Casey Siemaszko in ‘Breaking In’: No Time to Play It Safe

When director Bill Forsyth was casting “Breaking In,” which opens Friday, he was having a tough time picking out an eccentric, likable actor to play Burt Reynold’s safe-cracking protege in the film. Forsyth had spent so much time staring at 8-by-10 photographs of hopeful young actors that their faces were turning into one glossy blur.

“They all started to look the same,” the Scottish director said.

So he and his casting director drove to the 18-screen Universal City Cinemas, bought a pair of tickets and began theater-hopping--spending five minutes in one theater, five minutes in the next--hoping to find a bright new face to star in their film.

“It’s quite an efficient way to work,” Forsyth said. “We sat down and watched a few minutes of ‘Biloxi Blues,’ and one of the soldiers in the barracks was kind of waving at me from the background.”


The soldier was Casey Siemaszko, a 28-year-old actor with a resume of hefty supporting roles--as a ‘50s high schooler in “Back to the Future,” a teen-age gangster in “Stand By Me,” a heroic soldier in “Gardens of Stone” and the cocky pugilist in “Young Guns.” He even had his own starring role, as a nerdy underdog in a showdown with a brutish bully in the stylish comedy “Three O’Clock High.”

Impressed, Forsyth set up an appointment with Siemaszko at the Chateau Marmont, where they met for the first time in the hotel’s garden. After spending a few minutes talking over the script, Forsyth excused himself to take a phone call.

“When I came back, Casey had climbed up this wall and was halfway up a tree, looking out over traffic,” Forsyth said, incredulously. “I never figured out if this was just a thing he did, or if he was showing me that he could climb walls because he knew the character had to do things like that.”

Siemaszko is not sure why he climbed the tree, or if he really did.

“I was really nervous, you know,” Siemaszko said recently during an interview in the garden of the Sunset Marquis, just down the Sunset Strip from the Chateau Marmont. “After reading the script, I knew that I wanted the part. Bill (Forsyth) left me alone in that garden, and I was like . . . ‘This is taking too long. I got to do something.’ ” He paused absently. “Apparently, I climbed a tree. I don’t even remember. I mean, I think I did.”

In “Breaking In,” Reynolds plays an aging pro who cracks safes for a living. Siemaszko breaks into houses only to read the mail, raid the refrigerator and maybe watch some TV. When the two go bump in the night on the same job, Reynolds cuts Siemaszko in on half his take, explaining, “I would rather have a partner than a witness.”

“Hopefully, this role will demonstrate that I’m capable of drawing out of myself to create totally different characters,” Siemaszko said. “That’s what my idea of acting is all about. It’s the ability to draw out of that little file inside of you, beef up certain aspects of yourself that aren’t there, and tone down certain aspects that come on too strong.”

Siemaszko has a working man’s sensibility about acting: “Work hard, persevere and everything will fall into place.” He says that simple work ethic is rooted in his Polish upbringing in the Northwest side of Chicago, where as a kid he would ride his bike to nearby Wrigley Field, shinny up a drain pipe and watch the Cubs.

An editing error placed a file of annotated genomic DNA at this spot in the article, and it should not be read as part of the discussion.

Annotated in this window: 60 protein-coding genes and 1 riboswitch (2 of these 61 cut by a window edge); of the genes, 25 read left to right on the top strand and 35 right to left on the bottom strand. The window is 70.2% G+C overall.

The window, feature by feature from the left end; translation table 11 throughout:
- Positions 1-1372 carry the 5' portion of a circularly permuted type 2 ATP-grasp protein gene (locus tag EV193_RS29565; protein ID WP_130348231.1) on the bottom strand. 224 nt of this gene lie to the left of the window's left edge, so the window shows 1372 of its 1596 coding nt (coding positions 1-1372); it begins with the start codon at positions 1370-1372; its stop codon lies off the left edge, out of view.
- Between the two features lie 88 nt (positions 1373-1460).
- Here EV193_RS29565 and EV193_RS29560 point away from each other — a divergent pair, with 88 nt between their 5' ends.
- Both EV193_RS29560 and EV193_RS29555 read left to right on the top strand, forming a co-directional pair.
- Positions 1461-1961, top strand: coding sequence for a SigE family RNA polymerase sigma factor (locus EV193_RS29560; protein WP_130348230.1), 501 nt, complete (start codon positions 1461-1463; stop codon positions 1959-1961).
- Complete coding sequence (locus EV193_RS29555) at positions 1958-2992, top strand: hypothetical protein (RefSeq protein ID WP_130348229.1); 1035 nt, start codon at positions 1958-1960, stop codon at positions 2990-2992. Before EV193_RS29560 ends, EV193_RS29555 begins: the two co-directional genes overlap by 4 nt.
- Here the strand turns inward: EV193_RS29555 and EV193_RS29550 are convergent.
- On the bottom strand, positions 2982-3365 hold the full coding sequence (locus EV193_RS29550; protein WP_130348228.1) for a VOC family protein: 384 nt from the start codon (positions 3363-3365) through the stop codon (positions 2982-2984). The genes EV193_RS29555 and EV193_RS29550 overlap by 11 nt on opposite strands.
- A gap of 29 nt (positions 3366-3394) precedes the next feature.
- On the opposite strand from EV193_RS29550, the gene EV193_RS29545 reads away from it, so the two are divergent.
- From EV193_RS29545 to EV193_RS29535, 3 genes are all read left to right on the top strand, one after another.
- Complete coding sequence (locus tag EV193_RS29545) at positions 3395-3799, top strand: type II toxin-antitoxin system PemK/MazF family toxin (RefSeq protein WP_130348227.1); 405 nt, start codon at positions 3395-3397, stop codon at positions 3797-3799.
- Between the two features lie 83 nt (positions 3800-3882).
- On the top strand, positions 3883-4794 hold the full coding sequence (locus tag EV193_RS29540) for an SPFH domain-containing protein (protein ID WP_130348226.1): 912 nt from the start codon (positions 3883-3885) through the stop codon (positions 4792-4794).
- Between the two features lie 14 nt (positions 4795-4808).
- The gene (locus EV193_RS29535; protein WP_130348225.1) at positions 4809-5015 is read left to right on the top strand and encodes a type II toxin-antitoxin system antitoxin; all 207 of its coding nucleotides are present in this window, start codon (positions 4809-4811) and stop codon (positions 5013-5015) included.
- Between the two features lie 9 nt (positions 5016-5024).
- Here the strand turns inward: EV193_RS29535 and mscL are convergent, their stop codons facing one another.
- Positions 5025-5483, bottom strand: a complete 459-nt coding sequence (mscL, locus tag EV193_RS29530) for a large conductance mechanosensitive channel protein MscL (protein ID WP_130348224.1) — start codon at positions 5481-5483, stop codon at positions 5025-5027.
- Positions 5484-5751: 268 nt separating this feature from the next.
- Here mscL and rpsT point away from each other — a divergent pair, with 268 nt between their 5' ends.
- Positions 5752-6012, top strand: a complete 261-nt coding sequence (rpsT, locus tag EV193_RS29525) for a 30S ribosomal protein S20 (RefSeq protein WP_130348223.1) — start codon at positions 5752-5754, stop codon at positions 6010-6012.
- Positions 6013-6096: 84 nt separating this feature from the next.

“I’m a product of the Polish artistic community,” said Siemaszko, who speaks Polish fluently. “There are a number of professional artists who have been displaced from Poland for various political and economic reasons. The natural place for them to get rolling was in the Polish community because their language and culture was understood there. I grew up surrounded by some of Poland’s top artists.”

Siemaszko, who refined his skills with a college acting degree, made his performance debut when he was 5 on stage with The Kosciuszko Dancers, a folk-dancing group headed by his father, an instructor in Polish dance and culture. Growing up, Siemaszko acted in the Ref-Ren Theatre, a Polish community theater, and for a while sang with three girls in a quartet. “That was before my voice changed,” he said with a grin.

“But my first professional job was with the Illinois State Lottery. I promoted them on the fair circuit out on the corn and bean fields of Illinois. I juggled, played guitar, made balloon animals and said"--he barked out--" 'Lottery! Gotta’ get ya’ lottery tickets!’ I kind of liked saying that.”

Siemaszko, who reprises his role as one of Michael J. Fox’s buddies in the sequel to “Back to the Future,” hopes one day to land a role that will allow him to use up his whole bag of performing-arts tricks, which includes singing, dancing, clowning, juggling, riding a unicycle and playing several musical instruments. “I’m a jack of all trades and master of none,” he said. “But give me enough time and I can get any of them to performance level. I’d love to do Jimmy Cagney because he was able to show everything, from romance to street smarts.”

With “Breaking In,” Siemaszko added a new skill to his cache: the art of busting safes. One of the film’s technical advisers was a gentlemanly ex-safe cracker who instructed Reynolds and Siemaszko in the peculiarities of his trade.

“What is acting to me?” Siemaszko said, echoing the question put to him. “Therapy! Therapy!” He laughed and quieted down.

“It satisfies my curiosities. When I’m on the set I’m always asking questions. I don’t ever want to lose the part of me that is curious, the part of me that is a little boy.”